The Dork Factor

My coworker, Tony Jones, is an avid motorcyclist. As the weather warms up, Tony felt it was important to start thinking about rider safety.


Last fall when Tony rode up in front of his motorcycle buddies in a new, full-faced helmet, they said, “Dude, you look like a dork.” As a MEMIC safety professional and passionate motorcyclist, the notion of merging motorcycling and safety was just too irresistible for him to ignore. 


We require and think nothing of outfitting road crews, traffic cops and all types of workers exposed to roadway hazards in conspicuous high-visibility gear. Yet motorcycle riders tend towards dark clothing and black helmets—if they even wear a helmet. Let’s face it, motorcyclists need all the edge they can get on roadways populated with cell phone talkers and the head-down types driving by GPS.  Who hasn’t heard the “I didn’t see the bike, officer” excuse?


What if one were to apply some loss prevention techniques, like hazard analysis, to motorcycle rider safety?  Then it seems light-colored apparel and even a white helmet makes sense. It’s a personal choice what color helmet you wear. However, isn’t being seen easily by others worth thinking about? Is it not true that a helmet is the highest, most visible point on a motorcycle rider? Using common sense might dictate that a bright, light color would be seen further than the traditional black.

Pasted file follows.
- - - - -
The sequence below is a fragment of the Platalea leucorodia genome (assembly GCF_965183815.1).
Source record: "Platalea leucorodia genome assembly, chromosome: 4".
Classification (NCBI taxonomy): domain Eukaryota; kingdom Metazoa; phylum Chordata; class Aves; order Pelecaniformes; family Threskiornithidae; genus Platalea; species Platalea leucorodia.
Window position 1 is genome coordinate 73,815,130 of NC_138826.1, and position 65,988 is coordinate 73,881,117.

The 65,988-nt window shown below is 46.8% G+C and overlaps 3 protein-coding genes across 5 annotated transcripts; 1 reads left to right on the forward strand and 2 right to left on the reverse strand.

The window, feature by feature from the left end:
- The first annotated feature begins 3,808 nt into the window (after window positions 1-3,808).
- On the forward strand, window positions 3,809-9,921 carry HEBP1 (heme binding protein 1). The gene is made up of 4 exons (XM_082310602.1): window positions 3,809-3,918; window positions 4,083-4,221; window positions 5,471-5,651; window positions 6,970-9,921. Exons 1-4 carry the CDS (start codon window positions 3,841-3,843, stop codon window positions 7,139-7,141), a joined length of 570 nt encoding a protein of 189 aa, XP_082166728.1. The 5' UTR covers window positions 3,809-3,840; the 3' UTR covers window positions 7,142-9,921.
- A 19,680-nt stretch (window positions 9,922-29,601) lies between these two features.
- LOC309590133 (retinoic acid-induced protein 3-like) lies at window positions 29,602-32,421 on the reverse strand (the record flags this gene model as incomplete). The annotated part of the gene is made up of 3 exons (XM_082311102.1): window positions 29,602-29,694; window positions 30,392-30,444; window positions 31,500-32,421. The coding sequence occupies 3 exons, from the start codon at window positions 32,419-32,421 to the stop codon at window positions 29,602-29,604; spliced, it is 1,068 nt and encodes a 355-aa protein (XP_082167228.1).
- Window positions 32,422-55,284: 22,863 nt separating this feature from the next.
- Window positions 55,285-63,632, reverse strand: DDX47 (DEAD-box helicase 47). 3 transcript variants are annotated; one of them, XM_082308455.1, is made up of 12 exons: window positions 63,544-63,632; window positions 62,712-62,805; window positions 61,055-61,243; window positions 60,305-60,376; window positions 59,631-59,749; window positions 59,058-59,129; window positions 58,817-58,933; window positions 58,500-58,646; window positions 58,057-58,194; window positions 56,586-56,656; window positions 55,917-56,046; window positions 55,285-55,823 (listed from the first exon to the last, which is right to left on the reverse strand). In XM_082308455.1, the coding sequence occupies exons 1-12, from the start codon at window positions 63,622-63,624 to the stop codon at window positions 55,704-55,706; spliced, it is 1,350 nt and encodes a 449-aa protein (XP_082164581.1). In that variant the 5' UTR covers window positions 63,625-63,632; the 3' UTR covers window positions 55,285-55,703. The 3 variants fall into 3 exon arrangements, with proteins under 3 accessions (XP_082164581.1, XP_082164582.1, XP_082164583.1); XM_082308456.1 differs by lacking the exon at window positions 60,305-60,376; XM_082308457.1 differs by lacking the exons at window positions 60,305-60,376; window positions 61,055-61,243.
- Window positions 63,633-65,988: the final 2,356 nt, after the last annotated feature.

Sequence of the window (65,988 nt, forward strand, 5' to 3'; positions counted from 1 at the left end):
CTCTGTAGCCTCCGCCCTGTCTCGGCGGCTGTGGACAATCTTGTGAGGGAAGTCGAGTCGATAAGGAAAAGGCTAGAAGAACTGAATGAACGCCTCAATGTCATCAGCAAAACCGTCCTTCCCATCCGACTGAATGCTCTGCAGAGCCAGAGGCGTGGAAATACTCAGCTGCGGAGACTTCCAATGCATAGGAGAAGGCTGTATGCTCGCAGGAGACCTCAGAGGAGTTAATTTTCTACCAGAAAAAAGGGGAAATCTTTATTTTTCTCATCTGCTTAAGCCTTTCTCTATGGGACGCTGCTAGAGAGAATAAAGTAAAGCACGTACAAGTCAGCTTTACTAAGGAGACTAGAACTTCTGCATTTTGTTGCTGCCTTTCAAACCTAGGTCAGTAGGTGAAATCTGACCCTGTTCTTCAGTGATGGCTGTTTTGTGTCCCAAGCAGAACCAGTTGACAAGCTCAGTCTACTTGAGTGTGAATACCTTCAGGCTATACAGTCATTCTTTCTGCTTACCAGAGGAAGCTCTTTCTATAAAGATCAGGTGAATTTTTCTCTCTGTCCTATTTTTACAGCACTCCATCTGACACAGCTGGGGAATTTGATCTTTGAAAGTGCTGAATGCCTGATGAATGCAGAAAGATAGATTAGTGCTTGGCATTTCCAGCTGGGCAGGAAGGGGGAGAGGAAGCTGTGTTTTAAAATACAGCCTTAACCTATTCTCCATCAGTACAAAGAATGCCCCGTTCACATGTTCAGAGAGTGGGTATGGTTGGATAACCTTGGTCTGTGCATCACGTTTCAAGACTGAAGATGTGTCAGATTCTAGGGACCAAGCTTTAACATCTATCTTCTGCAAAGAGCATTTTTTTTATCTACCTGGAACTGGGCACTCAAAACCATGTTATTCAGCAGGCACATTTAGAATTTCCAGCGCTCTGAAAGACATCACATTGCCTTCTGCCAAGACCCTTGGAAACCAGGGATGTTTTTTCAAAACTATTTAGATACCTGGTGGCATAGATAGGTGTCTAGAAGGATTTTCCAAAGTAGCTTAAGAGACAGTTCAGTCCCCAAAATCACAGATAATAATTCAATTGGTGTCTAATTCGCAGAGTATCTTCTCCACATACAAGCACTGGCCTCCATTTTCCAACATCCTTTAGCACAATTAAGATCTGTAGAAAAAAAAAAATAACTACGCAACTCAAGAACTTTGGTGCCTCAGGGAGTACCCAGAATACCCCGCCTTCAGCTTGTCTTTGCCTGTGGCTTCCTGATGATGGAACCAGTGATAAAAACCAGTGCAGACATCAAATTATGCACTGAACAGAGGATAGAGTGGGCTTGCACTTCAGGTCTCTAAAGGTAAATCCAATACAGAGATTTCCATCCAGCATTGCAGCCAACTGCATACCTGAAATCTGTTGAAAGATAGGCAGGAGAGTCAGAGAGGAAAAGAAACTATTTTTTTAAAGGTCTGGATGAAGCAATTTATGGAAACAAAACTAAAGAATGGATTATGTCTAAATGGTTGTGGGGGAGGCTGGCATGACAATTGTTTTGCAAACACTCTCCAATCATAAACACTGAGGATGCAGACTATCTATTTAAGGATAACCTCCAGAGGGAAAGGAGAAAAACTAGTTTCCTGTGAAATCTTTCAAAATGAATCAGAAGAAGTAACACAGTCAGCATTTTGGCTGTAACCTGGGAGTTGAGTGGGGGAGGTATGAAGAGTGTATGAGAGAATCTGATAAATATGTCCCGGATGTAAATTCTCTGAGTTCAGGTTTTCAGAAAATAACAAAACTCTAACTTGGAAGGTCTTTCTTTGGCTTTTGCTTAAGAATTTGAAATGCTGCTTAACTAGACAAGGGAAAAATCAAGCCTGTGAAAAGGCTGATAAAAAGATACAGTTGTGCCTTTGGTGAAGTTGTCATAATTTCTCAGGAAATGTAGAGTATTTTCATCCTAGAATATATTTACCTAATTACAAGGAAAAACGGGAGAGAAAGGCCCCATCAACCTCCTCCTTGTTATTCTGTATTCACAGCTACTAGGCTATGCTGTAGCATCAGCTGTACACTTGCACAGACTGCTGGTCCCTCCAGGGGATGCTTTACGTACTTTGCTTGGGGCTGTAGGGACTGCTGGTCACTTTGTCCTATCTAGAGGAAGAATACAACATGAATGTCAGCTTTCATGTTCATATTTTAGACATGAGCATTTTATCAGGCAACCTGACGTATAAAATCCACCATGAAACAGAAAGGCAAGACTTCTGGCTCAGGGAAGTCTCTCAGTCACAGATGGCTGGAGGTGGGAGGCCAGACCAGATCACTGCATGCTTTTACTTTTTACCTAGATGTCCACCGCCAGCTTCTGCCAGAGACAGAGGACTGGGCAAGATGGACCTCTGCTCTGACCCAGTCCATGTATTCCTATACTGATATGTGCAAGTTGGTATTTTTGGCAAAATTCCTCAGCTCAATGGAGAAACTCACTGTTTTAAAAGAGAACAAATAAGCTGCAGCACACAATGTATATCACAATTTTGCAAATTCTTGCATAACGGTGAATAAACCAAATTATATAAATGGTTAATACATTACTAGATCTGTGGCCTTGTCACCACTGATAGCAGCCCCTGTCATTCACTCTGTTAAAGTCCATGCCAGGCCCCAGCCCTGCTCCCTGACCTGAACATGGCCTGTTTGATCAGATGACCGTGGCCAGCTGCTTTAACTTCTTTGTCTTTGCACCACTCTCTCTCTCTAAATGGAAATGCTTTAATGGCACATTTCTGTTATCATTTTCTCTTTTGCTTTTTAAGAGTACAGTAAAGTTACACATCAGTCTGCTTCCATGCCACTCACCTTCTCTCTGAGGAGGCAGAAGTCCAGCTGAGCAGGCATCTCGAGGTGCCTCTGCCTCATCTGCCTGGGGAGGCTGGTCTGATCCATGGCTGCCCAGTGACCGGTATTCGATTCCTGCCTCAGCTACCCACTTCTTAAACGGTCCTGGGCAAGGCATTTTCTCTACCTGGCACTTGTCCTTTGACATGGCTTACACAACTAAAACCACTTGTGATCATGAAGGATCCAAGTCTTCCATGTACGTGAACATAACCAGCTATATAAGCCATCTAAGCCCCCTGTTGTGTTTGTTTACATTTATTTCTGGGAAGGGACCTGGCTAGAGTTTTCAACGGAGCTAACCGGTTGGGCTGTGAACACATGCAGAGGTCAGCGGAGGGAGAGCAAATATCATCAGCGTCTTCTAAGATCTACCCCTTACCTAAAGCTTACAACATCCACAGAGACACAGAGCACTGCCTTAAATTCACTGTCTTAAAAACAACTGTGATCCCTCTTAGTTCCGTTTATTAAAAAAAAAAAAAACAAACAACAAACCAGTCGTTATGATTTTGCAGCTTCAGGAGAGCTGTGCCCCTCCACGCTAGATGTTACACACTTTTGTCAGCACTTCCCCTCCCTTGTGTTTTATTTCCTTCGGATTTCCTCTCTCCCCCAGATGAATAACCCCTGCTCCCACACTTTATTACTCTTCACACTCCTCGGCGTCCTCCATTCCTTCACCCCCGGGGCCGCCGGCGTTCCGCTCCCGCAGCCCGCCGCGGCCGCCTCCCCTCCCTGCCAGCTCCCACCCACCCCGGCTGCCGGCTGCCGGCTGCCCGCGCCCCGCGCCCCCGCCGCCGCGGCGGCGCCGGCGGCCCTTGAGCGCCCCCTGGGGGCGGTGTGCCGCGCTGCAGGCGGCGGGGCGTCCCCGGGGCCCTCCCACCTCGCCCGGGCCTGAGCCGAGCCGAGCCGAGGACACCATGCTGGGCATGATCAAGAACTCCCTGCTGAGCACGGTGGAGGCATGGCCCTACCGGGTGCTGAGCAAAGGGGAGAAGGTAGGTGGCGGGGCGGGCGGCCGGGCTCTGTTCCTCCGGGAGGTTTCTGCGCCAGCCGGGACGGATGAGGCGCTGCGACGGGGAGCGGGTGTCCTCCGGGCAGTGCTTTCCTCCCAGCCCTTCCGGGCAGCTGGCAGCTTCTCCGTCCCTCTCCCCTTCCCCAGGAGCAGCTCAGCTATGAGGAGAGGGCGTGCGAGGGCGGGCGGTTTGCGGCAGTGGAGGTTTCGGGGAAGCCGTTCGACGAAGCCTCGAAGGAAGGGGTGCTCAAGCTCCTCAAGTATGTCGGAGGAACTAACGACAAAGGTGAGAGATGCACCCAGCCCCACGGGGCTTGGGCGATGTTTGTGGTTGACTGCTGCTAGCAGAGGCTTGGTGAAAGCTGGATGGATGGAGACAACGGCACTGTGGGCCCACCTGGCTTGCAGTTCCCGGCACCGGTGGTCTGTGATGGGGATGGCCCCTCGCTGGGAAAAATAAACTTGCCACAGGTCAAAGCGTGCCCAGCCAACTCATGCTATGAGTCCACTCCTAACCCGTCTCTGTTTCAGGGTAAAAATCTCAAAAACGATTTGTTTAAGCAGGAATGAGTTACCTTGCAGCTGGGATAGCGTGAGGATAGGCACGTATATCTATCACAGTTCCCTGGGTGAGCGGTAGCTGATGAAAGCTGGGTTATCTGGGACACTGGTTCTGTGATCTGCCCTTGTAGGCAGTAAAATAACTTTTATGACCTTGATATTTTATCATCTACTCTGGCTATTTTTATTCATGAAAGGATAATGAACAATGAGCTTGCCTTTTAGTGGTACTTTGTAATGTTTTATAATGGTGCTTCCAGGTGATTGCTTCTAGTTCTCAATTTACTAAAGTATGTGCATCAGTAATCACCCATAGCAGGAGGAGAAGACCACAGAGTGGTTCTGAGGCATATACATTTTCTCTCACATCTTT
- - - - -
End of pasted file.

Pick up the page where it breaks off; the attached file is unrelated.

In New Zealand, a motorcycle accident study was conducted in 1993-1996. The study looked at the correlation between the conspicuity of motorcycle riders and accidents that involved other vehicles. The results of the study showed motorcyclists wearing brightly colored fluorescent clothing had a 37% lower risk of being involved in a crash. Riders wearing a white helmet had a 24% lower risk of crashing than a rider wearing a black or dark colored helmet. Hence, Tony’s purchase of the white, full-faced helmet and a change from black riding gear to red.


Unfortunately, for riders, not a lot of studies have been conducted since the above-referenced and aptly named Hurt Report from over a decade ago. More motorcycle accident research is needed particularly in light of increased motorcycle licensing and an alarming increase in fatality rate.  Organizations such as the American Motorcyclist Association have been calling for such studies for years.  But in light of the current economic situation, don’t hold your breath.  


In the meantime, considering the results of the New Zealand study, Tony proudly wears the white helmet and welcomes the good-natured teasing from riding friends. He needs all the help he can get. Keep the rubber side down!